“Just for a little—” said another of the visitors. So Ellen sat with them and had some candy and found it amazingly delicious. It was all she could do to get up finally and enter the house to see if there really was a baby. When she went into one of the first rooms, the study, she felt as if she should recognize it—and she did in a way—but everything had a tangible jewel-like freshness. There was the desk and the banker’s lamp but she had never noted the sheen of the cherry wood before or the bright greenness of the glass lamp shade. There were all the books arranged in their bookcases, but as she touched them, it seemed to Ellen that she had never felt their sweet stiff covers and worn corners or seen their various colors and gilt-edged pages, never felt the rough cut pages of the older volumes. The windows were open on the east side, opposite the French doors to the back porch and the sun streamed in and the curtains blew all about, and each particle of dust caught in the slant of the sun seemed to sparkle. Then, at the same time, Ellen heard the cry of the baby and the nasty laughter of the visitors, and she suddenly remembered that she had invited the visitors a long time ago, that they had been there for ages, only she had never really been home to notice. Ellen went to the foot of the stairs, resting her hand on the base of the banister, looking at the beautiful pattern in the carpet up the stairs and the gleam of the brass rods between each step. She heard the baby and was about to go up, when one of the visitors called her.

“Ellen! Are you coming back? Come outside—we’re all here.” Ellen stood there torn for a second. Then she went back out on the porch and ate chocolate with the eight for a long, long time.

It was a great deal later that Ellen looked up rather sick and saw that all of the eight had horrible circles of chocolate around their mouths. Ellen stood up and then noticed on their faces the nastiest expressions she had ever seen. Every one of them looked sick, but also very, very cruel. She said, “I should go.”

“Go? Go where?” said one. “This is your home.”

Ellen heard the baby wail again. “Inside,” she said. “I hear someone crying.” And they all looked even nastier.

“Stay a little longer,” said another.

“Yes, just a little longer,” they all chorused. One of them had very casually risen and begun to walk toward the door behind Ellen. So quick as a snap, Ellen jumped back through the French doors and bolted them, just as the eight rushed at her with scratching nails. But they could not get past the door, and Ellen went and shut all the windows, and then followed the sound of the baby up the long flight of stairs to search through her home.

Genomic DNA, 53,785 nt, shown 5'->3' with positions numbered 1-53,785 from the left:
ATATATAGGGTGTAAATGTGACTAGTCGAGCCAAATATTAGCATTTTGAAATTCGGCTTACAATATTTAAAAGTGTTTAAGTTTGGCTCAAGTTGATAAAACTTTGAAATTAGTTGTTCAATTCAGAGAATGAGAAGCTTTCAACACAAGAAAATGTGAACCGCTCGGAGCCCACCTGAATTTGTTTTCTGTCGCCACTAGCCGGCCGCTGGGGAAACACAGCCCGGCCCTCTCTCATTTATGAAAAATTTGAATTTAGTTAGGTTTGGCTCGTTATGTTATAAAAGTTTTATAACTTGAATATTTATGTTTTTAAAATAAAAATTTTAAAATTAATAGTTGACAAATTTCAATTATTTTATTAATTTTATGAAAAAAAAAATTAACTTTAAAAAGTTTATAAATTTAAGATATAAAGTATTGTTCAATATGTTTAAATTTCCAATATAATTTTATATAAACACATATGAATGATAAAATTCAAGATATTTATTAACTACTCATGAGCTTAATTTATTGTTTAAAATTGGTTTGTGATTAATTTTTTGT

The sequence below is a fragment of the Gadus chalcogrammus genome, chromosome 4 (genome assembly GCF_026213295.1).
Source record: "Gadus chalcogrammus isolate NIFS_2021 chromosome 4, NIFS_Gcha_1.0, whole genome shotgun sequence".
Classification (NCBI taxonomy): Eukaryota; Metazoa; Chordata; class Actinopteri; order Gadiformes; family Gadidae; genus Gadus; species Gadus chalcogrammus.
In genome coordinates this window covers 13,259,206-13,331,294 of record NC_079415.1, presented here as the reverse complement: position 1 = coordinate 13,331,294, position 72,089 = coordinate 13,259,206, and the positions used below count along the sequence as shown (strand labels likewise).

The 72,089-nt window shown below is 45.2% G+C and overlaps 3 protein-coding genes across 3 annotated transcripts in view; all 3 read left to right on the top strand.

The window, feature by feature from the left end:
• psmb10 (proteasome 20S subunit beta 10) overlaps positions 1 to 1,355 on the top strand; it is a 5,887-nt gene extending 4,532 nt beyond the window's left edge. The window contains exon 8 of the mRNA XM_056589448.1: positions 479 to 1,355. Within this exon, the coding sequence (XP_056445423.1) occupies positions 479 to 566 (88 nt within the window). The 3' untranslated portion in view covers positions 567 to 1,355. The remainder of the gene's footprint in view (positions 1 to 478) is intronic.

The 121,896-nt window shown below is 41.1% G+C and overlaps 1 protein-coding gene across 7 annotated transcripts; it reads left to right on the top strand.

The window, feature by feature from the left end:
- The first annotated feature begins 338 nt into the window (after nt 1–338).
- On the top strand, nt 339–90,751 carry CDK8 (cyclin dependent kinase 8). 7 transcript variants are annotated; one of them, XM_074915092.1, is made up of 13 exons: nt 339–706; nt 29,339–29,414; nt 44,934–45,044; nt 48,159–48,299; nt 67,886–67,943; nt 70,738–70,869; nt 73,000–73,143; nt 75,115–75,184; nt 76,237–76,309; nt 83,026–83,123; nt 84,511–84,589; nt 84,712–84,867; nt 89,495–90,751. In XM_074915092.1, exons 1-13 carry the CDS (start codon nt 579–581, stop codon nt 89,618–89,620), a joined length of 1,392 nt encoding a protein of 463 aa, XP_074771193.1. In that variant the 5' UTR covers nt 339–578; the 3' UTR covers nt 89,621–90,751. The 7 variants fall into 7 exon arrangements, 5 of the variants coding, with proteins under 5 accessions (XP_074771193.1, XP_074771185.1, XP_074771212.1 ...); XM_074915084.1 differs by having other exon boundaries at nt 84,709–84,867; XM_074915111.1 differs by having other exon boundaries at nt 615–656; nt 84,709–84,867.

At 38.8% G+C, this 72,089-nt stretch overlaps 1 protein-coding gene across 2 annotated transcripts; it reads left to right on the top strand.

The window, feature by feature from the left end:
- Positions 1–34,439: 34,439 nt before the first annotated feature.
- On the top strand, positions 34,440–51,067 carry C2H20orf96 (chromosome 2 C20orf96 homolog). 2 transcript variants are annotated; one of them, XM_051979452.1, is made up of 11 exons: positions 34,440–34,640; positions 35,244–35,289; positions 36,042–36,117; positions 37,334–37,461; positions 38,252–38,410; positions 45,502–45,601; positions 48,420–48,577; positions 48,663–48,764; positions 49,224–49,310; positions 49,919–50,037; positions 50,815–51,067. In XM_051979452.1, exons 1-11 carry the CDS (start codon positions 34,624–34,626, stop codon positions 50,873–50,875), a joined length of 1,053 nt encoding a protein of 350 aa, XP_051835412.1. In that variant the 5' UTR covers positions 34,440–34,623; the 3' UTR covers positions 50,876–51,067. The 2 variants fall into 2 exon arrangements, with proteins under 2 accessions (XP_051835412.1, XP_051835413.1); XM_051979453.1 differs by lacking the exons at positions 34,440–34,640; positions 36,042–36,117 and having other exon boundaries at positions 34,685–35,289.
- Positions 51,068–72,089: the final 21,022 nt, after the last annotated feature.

She wandered through the halls and the bedrooms touching the photographs of her family and the paperweights and toys, smelling the cedar in the closets, listening to the clock wind up and chime the hour. Finally, after she had checked every room and found no baby, she knew that the baby must be up in the nursery, in the old finished attic with the gables, that was so noisy when the rain drummed down. So Ellen crept up the last stairs, hearing both the cries of the baby and the rage of the eight outside, until she opened the nursery door and saw the blocks and dolls and stuffed animals, the stitched samplers on the wall, grandmother’s quilts folded in a pile, the cherries on the wall-paper, and lying in the old cradle a tiny infant crying his heart out. Ellen stood still for a second, and it seemed like that baby belonged there more than anything in the house, even herself. She felt quite like a stranger for a moment. But then she shook herself, and finding a bottle of milk on the table and a warm blue blanket, she picked up the infant, sat down in the rocking chair, and rocked him to sleep. She fell asleep shortly after with the child on her breast, both of them quite at home with each other.

EXAMINATION: Do I seek Christ? Do I seek Him everywhere but my own soul? Do I thrust out silence, contemplation, thought, examination, drown myself in a million distractions, never peer within the depths of my own soul, listen to the calling within my own soul?

Related reading
  • Ps 103
  • 1 Corinthians 3.16-23
  • 2 Corinthians 5.17-21
  • Hebrews 4.14-16
  • Luke 15.1-3, 11-32
  • Mark 10.35-45 or 10:42-45.
  • Teresa of Avila, The Interior Castle
  • Fr. Jean C. J. D’Elbee, I Believe in Love